LITTLE ROCK, Ark. — Food trucks are facing cancellations and increasingly less foot traffic.

“The unknown is the most fearful thing, because no one knows what to expect,” co-owner of Count Porkula Walt Todd said.

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But, they’re still delivering. Count Porkula helped the World Central Kitchen feed Arkansas children in need.

“We were able to provide some meat for them and the asset of our food truck to help pass those meals out to needy children here in the Central Arkansas area,” co-owner Kelly Lobbell said. 

They’ll also offer delivery for orders over $100, curbside pickup, and bulk orders. Right now, they’re relying on each phone call made to place an order.

“To have a local community that stands together really means a lot in times like this when it’s going to take all of us to get over this hump," Todd said.

The owner of Low Ivy is hoping to feel a need by putting ‘take and bake’ items on the menu.

“Basically something we’re going to give you with instructions for reheating, but all of it freezes as well. I know people are kind of stocking up,” Low Ivy owner Amanda Ivy said.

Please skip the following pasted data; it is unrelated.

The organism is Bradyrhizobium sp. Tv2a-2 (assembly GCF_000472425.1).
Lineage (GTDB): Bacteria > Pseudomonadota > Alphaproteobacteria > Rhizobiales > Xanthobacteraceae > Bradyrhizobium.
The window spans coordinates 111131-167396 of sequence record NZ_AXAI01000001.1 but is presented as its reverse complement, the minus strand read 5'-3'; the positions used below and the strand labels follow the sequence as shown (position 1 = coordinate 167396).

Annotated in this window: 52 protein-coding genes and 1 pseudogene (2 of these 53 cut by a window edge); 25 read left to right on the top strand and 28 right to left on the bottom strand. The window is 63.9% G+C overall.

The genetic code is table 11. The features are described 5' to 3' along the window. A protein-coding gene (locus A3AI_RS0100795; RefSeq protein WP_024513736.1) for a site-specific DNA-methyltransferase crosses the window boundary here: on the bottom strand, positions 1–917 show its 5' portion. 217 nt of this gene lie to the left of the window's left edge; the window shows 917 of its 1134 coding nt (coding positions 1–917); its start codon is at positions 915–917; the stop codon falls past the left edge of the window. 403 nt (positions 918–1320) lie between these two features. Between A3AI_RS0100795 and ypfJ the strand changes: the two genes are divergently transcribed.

Delta Biscuit Company food truck is offering delivery and ‘take and bakes’ as well.

The food trucks only ask that you text or call ahead.

They'll continue updating their social media pages as they update practices.

Many have the option to pay in advance, so cash or cards don’t have to be exchanged.

“In the past you might, you know, encourage people to in a disaster come together and kind of share a meal together. We’re at a point where that’s not really feasible, so what they’re doing is implementing stricter protocols for food sanitation if it’s not being packaged. And then, specifically designed to take home," Delta Biscuit Company owner Hayne Begley said.

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